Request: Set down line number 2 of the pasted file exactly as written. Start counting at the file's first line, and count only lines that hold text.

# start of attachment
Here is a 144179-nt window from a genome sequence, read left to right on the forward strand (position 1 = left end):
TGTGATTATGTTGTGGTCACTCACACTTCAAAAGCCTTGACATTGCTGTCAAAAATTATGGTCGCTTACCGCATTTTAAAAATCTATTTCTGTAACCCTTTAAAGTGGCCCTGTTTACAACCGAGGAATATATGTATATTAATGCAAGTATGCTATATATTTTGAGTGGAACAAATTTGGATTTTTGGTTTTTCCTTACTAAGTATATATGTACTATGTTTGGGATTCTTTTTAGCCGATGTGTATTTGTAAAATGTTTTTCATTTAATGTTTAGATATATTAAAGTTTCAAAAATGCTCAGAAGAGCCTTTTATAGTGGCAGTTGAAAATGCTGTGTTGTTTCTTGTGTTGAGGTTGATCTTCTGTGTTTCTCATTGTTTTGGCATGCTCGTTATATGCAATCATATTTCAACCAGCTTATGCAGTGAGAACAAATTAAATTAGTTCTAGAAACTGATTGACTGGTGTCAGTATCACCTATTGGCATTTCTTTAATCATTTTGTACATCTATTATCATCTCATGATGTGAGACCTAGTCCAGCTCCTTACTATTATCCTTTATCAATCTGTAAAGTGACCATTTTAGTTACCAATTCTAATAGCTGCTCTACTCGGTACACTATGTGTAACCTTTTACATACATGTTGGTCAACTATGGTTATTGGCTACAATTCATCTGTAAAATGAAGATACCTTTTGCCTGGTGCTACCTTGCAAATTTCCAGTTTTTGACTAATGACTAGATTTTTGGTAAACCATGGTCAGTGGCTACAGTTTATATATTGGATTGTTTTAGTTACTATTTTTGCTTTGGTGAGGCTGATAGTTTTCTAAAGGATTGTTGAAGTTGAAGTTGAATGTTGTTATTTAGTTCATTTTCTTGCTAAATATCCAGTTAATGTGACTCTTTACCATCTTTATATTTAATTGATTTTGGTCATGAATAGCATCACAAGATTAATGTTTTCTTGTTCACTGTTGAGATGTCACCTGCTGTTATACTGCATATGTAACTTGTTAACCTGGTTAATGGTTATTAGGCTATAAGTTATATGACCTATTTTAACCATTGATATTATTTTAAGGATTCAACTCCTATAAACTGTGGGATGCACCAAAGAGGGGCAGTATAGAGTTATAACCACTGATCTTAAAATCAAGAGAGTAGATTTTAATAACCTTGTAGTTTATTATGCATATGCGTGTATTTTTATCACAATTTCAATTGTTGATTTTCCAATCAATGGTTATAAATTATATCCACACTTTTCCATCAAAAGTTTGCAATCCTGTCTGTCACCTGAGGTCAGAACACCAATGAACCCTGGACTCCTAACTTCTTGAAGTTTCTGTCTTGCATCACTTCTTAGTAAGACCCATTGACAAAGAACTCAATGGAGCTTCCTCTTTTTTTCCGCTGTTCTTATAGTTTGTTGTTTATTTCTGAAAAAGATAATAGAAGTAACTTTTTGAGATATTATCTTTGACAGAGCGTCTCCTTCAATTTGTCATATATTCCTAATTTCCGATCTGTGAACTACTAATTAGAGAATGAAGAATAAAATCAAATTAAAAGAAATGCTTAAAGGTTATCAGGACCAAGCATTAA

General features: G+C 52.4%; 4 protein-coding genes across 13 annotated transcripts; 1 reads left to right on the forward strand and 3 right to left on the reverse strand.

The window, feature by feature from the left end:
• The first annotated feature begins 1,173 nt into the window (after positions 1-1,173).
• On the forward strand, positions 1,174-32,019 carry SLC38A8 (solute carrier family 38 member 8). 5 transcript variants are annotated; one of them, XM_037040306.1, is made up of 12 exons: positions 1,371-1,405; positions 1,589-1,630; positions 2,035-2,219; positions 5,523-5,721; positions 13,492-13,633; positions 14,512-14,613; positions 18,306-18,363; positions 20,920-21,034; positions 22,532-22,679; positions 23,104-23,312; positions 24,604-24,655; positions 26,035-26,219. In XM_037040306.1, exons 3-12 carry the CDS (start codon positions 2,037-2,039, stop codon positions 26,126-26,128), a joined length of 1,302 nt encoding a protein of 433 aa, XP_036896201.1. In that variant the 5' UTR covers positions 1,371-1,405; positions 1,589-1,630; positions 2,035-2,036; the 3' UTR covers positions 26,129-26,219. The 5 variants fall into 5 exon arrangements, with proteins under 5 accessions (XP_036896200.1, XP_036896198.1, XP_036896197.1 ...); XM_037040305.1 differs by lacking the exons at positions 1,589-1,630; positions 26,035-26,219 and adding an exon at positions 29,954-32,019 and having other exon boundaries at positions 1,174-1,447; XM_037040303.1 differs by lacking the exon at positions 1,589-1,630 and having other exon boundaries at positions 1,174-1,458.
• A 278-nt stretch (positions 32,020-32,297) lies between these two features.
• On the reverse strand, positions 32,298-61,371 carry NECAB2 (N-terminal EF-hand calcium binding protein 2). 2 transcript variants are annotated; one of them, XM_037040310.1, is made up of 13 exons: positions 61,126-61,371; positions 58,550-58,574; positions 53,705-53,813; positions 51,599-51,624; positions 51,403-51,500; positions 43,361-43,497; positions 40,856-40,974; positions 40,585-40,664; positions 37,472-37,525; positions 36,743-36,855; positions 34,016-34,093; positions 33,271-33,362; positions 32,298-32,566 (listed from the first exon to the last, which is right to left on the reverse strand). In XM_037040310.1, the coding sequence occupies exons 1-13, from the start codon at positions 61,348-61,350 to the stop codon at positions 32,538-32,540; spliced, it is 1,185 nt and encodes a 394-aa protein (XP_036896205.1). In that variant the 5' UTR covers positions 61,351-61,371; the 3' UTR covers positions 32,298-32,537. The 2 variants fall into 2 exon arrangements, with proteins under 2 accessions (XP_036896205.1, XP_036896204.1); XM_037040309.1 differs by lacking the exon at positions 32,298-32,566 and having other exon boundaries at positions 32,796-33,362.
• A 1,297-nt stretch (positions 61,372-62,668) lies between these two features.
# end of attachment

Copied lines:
TGTGATTATGTTGTGGTCACTCACACTTCAAAAGCCTTGACATTGCTGTCAAAAATTATGGTCGCTTACCGCATTTTAAAAATCTATTTCTGTAACCCTTTAAAGTGGCCCTGTTTACAACCGAGGAATATATGTATATTAATGCAAGTATGCTATATATTTTGAGTGGAACAAATTTGGATTTTTGGTTTTTCCTTACTAAGTATATATGTACTATGTTTGGGATTCTTTTTAGCCGATGTGTATTTGTAAAATGTTTTTCATTTAATGTTTAGATATATTAAAGTTTCAAAAATGCTCAGAAGAGCCTTTTATAGTGGCAGTTGAAAATGCTGTGTTGTTTCTTGTGTTGAGGTTGATCTTCTGTGTTTCTCATTGTTTTGGCATGCTCGTTATATGCAATCATATTTCAACCAGCTTATGCAGTGAGAACAAATTAAATTAGTTCTAGAAACTGATTGACTGGTGTCAGTATCACCTATTGGCATTTCTTTAATCATTTTGTACATCTATTATCATCTCATGATGTGAGACCTAGTCCAGCTCCTTACTATTATCCTTTATCAATCTGTAAAGTGACCATTTTAGTTACCAATTCTAATAGCTGCTCTACTCGGTACACTATGTGTAACCTTTTACATACATGTTGGTCAACTATGGTTATTGGCTACAATTCATCTGTAAAATGAAGATACCTTTTGCCTGGTGCTACCTTGCAAATTTCCAGTTTTTGACTAATGACTAGATTTTTGGTAAACCATGGTCAGTGGCTACAGTTTATATATTGGATTGTTTTAGTTACTATTTTTGCTTTGGTGAGGCTGATAGTTTTCTAAAGGATTGTTGAAGTTGAAGTTGAATGTTGTTATTTAGTTCATTTTCTTGCTAAATATCCAGTTAATGTGACTCTTTACCATCTTTATATTTAATTGATTTTGGTCATGAATAGCATCACAAGATTAATGTTTTCTTGTTCACTGTTGAGATGTCACCTGCTGTTATACTGCATATGTAACTTGTTAACCTGGTTAATGGTTATTAGGCTATAAGTTATATGACCTATTTTAACCATTGATATTATTTTAAGGATTCAACTCCTATAAACTGTGGGATGCACCAAAGAGGGGCAGTATAGAGTTATAACCACTGATCTTAAAATCAAGAGAGTAGATTTTAATAACCTTGTAGTTTATTATGCATATGCGTGTATTTTTATCACAATTTCAATTGTTGATTTTCCAATCAATGGTTATAAATTATATCCACACTTTTCCATCAAAAGTTTGCAATCCTGTCTGTCACCTGAGGTCAGAACACCAATGAACCCTGGACTCCTAACTTCTTGAAGTTTCTGTCTTGCATCACTTCTTAGTAAGACCCATTGACAAAGAACTCAATGGAGCTTCCTCTTTTTTTCCGCTGTTCTTATAGTTTGTTGTTTATTTCTGAAAAAGATAATAGAAGTAACTTTTTGAGATATTATCTTTGACAGAGCGTCTCCTTCAATTTGTCATATATTCCTAATTTCCGATCTGTGAACTACTAATTAGAGAATGAAGAATAAAATCAAATTAAAAGAAATGCTTAAAGGTTATCAGGACCAAGCATTAA